Hemingway's Boat: Everything He Loved in Life, and Lost

Hemingway's Boat: Everything He Loved in Life, and Lost

by Paul Hendrickson

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Product Details

ISBN-13: 9781400075355
Publisher: Knopf Doubleday Publishing Group
Publication date: 07/24/2012
Pages: 704
Sales rank: 438,107
Product dimensions: 5.34(w) x 7.82(h) x 1.40(d)

About the Author

Paul Hendrickson’s previous book, Sons of Mississippi, won the 2003 National Book Critics Circle Award for nonfiction. Since 1998 he has been on the faculty of the Creative Writing Program at the University of Pennsylvania. For two decades before that he was a staff writer at The Washington Post. Among his other books are Looking for the Light: The Hidden Life and Art of Marion Post Wolcott (1992 finalist for the National Book Critics Circle Award) and The Living and the Dead: Robert McNamara and Five Lives of a Lost War (1996 finalist for the National Book Award). He has been the recipient of writing fellowships from the Guggenheim Foundation, the National Endowment for the Arts, the Lyndhurst Foundation, and the Alicia Patterson Foundation. In 2009 he was a joint visiting professor of documentary practice at Duke University and of American studies at the University of North Carolina at Chapel Hill. He is the father of two grown sons and lives with his wife, Cecilia, outside Philadelphia.

Read an Excerpt

AMERICAN LIGHT

APRIL 3, 1934. The temperature in Manhattan got into the high sixties. G-men shot an accomplice of Dillinger's in Minnesota; the Nazis were running guns to the Moors; Seminoles were reviving a tribal dance in honor of alligators in Florida; Lou Gehrig had two homers in an exhibition game in Atlanta. And roughly the bottom third of America was out of work.

According to "Steamship Movements in New York," a column that runs daily in the business section of the Evening Journal, nine liners are to dock today. The SS Paris, 34,500 tons, is just sliding in after a seven-day Atlantic crossing, from Le Havre via Plymouth, at Pier 57 on the West Side of New York City.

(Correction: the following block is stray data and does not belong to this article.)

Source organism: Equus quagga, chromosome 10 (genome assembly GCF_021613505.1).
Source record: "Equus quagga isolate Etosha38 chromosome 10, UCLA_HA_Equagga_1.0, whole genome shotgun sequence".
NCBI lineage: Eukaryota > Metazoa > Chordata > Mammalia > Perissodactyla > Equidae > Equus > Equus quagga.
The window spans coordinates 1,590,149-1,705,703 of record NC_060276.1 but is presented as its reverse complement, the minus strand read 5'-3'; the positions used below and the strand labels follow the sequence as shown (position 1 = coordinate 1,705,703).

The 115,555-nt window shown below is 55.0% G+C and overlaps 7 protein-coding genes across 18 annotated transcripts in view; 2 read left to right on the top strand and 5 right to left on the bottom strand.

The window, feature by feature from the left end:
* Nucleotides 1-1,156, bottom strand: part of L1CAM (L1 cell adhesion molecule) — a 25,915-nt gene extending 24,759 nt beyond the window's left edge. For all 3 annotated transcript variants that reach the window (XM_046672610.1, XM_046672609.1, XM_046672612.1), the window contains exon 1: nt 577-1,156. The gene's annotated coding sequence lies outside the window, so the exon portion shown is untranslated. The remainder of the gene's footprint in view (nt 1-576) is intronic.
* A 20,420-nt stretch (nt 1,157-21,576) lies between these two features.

"Expected to dock: 5:00 P.M.," reports the newspaper. And she does.

If this were a Movietone News item about Hemingway the big-game hunter, arriving home after eight months abroad, and you were in a darkened movie palace of the thirties awaiting the feature, you'd see ropes being thrown off, gangplanks being lowered, steamer trunks being unloaded, and passengers starting gaily to stream off. You'd see the New York press boys with their rumpled suits and stained ties and skinny notebooks and Speed Graphic cameras clawing for position. The blocky white lettering superimposed on the flickering images would announce: "Back from Lion Hunt in East Africa!" They'd bring up the sound track-something stirring, to suggest the march of time. And then would come the voice-over—wouldn't it be Ed Herlihy's?—with its electric charge: "Famed author Mr. Ernest Hemingway, just back on the French liner Paris with Mrs. Hemingway from conquering the lion and the rhino and the wildebeest and the greater kudu, says that death in the afternoon is far less engrossing in a Spanish bull ring than on the African veldt."

The press boys clotted at the bottom of the gangplank badly want Hemingway, and they want Katharine Hepburn (she is on the boat, too, and makes wonderful copy, when she deigns to speak), but apparently none of them knows (for none of their papers will have it tomorrow) that an even bigger trophy has just berthed at Pier 57: Marlene Dietrich. She's going to give them the nifty slip. Publicity? Who needs it? Maybe Dietrich's hiding out in her stateroom. She might have registered under a different name-glamorous figures routinely do this. In fact, Hepburn is on the manifest as "Miss Katherine Ludlow." (Her husband is Ludlow Ogden Smith.) She has decided not to hide from the pack.

The famous and close and long-lasting Dietrich-Hemingway friendship dates from this Atlantic crossing. For the rest of his life, Hemingway mostly called her the Kraut, when he wasn't addressing her as "daughter," the latter being how he liked to address women younger than himself, famous or otherwise, whom he'd not—apparently—taken to bed. Dietrich was two and a half years younger. There is a well-traveled story about how she was stepping into the ship's dining room to join a dinner party. Every open-jawed man at the table rose to give her his chair, but just as she started to sit down, the international flame with the statuesque body and lusty voice counted the mouths and saw that there were twelve diners. "Oh. I'm the thirteenth. You will excuse me if I don't join you. I'm superstitious about thirteen at dinner," she said, starting to withdraw. But just then Hemingway blocked her way. "Excuse me," he said. "I don't mean to intrude. But I'd be glad to be the fourteenth."